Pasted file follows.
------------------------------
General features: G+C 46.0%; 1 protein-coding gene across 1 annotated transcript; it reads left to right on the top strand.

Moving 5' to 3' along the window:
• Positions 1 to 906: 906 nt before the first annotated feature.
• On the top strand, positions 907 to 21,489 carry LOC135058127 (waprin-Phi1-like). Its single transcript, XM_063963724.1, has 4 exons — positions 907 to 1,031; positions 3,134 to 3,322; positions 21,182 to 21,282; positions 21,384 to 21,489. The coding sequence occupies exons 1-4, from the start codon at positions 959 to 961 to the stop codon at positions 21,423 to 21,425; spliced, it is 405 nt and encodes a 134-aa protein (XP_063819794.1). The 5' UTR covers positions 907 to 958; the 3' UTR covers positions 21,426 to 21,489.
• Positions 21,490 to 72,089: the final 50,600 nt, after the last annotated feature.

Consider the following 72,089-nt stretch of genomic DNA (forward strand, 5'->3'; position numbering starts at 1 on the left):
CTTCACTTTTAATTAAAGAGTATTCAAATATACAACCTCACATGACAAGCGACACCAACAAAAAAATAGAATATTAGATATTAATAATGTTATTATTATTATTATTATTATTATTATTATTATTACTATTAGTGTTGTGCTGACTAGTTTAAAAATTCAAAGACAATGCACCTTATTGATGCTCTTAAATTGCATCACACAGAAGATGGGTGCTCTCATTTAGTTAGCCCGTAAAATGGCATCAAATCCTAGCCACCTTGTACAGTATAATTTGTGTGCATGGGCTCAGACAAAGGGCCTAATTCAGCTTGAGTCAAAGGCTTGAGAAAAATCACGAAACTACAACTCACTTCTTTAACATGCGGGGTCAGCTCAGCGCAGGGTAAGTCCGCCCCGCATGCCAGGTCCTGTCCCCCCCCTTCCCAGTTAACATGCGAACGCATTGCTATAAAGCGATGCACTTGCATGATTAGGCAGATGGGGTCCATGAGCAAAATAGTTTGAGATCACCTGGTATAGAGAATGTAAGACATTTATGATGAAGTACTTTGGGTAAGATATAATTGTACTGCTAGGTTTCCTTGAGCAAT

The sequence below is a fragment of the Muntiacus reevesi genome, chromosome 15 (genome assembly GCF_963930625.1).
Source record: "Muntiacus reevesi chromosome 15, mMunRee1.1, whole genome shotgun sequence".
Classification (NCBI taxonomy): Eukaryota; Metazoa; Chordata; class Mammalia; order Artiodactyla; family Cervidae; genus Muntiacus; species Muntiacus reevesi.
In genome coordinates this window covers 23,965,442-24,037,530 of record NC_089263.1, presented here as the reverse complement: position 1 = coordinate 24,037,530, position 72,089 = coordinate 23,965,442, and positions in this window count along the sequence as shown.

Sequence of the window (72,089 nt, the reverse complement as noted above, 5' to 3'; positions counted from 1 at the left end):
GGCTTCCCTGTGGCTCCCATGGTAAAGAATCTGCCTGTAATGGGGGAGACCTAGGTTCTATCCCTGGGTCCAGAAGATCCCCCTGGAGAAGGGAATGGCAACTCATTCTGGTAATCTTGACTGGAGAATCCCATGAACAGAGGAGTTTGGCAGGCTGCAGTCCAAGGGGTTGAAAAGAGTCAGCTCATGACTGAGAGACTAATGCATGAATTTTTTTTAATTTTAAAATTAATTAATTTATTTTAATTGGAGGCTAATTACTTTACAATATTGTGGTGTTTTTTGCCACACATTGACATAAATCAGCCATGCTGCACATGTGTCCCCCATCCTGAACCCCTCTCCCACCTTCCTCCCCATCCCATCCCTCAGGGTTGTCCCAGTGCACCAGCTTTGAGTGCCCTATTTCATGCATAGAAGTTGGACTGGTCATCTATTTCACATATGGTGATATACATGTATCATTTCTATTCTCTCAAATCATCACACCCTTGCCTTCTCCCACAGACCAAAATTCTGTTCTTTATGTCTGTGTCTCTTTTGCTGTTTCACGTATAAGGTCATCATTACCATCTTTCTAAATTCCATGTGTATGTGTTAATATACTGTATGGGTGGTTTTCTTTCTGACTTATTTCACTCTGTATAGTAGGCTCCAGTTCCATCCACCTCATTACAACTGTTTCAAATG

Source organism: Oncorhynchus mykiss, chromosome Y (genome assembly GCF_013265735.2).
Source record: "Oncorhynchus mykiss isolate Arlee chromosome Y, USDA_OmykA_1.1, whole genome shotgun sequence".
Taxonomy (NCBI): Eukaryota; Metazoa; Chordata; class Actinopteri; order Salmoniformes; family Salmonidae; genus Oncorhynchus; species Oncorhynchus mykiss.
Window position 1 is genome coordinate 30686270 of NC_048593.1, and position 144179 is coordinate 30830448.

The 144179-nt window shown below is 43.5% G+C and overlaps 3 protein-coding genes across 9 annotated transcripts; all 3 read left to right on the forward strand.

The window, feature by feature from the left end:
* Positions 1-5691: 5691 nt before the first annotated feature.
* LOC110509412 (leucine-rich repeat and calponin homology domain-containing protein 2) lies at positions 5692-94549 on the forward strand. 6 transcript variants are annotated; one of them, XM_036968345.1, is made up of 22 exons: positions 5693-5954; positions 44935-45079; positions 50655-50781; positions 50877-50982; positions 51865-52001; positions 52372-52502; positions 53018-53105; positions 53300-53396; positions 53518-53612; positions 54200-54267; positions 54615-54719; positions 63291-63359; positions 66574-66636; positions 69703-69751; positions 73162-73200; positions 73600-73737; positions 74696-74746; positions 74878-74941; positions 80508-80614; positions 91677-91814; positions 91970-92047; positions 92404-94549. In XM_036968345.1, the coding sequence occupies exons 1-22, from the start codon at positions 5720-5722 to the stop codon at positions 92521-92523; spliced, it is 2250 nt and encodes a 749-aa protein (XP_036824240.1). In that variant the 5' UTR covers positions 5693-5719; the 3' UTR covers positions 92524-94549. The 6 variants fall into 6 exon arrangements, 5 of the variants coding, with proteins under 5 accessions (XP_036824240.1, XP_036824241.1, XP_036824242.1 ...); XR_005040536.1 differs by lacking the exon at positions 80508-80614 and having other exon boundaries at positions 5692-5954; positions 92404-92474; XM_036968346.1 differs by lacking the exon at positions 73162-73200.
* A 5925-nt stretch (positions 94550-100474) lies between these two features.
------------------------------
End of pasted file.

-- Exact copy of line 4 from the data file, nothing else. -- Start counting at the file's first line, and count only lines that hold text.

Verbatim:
• On the top strand, positions 907 to 21,489 carry LOC135058127 (waprin-Phi1-like). Its single transcript, XM_063963724.1, has 4 exons — positions 907 to 1,031; positions 3,134 to 3,322; positions 21,182 to 21,282; positions 21,384 to 21,489. The coding sequence occupies exons 1-4, from the start codon at positions 959 to 961 to the stop codon at positions 21,423 to 21,425; spliced, it is 405 nt and encodes a 134-aa protein (XP_063819794.1). The 5' UTR covers positions 907 to 958; the 3' UTR covers positions 21,426 to 21,489.